It makes no difference. It would be like trying to convince someone that the moon is not made of Green Cheese.


    Better alignment indeed.

    Better ask on the net what the real advantage of a one piece base is and report back to us

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    Moderator Paul H's Avatar
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    If you look at the winners circle for 100-300 yd benchrest, you'll see either two piece rings, or actions that have dovetails machined into them that the rings attach too. If a one piece base added needed rigidity to improve accuracy, you can be sure the br crowd would be using them.

    The competition forum where you do see one piece bases is F class. The reason for the one piece base isn't to add rigidity, it's to provide a scope base that is machined at an angle to the bore, which typically provides an additional 20 moa to the scopes adjustment. It's possible to machine two piece bases with 20 moa elevation, but much simpler to just angle the picatinny rail and mill the base for the 20 moa correction.

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    Member Dan in Alaska's Avatar
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    Quote Originally Posted by Paul H View Post
    My preference is a combination sight base scope ring, paticularly the talley lightweight. I haven't seen any benefit of a one piece base unless you are using a picatinny rail and need to move the rings into a position you couldn't achieve with two piece bases.

    Yep, Talley's or bust.

    I don't particularly care for the windage adjustable bases (1pc or 2pc) made by Leupold, Burris, or the others. I had a windage screw back out on a hunt, and I will never repeat that mistake. The Talleys are light, strong, and I don't have to worry about windage screws coming loose. Done deal; sign me up!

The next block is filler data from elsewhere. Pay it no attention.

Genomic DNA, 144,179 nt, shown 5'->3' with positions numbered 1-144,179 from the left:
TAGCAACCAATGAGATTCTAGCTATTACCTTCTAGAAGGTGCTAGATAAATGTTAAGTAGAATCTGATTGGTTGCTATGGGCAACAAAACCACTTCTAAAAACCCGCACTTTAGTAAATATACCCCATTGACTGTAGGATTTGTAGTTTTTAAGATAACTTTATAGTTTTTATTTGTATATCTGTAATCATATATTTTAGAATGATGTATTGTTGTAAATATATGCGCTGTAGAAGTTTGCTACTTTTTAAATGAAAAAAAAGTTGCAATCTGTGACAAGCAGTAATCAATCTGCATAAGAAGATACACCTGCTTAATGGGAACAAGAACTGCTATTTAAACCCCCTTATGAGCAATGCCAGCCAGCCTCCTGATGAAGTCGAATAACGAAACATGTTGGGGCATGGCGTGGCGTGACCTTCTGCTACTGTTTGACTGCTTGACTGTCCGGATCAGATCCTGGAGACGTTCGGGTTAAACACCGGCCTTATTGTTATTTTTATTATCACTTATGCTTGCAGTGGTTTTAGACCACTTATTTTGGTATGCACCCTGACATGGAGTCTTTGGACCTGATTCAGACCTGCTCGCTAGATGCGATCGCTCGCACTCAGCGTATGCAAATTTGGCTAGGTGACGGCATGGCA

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    Prefer two pieces as well and Talley lightweights are my go to choice. Like Dan, I don't care for the windage adjustable bases as it is just more to go wrong but if you own a rifle that has the holes drilled off center they can correct a bad problem.

    The only one piece base I own is a pictanny on a target rifle. Not because it is stronger but because it offers more flexibility for mounting the scope. My dislike of the one piece mounts has as much to do with appearances as anything else. They look so "70's" and take away from the graceful lines of a rifle and cover up some of the ejection/loading port as well. Not good in a panic hunting situation. If more companies would build rifles like Rugers with their mounts cut into the action we would be a lot better off.

    Could care less if they offer more strength to the action. If some of you want to debate this like kids feel free but it isnt doing anything to help your credibility on this forum.
    Tennessee

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    Member Big Al's Avatar
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    Could it be that the manufacturers of bases have a real reason for making the kind of bases they make? Could there be a real reason and not the BS ideas that the rest of us come up with as a guess for the differences?

    One piece as in short one piece base have a real purpose. It's all about ring spacing and eye relief. It has not a thing in the world about making the rifle action stronger. There is no way in the world that a scope base is gong to make a rifle action stronger or more rigid.

    What it can do is make the ejection port harder to get into. And give a lot more movement for setting eye relief.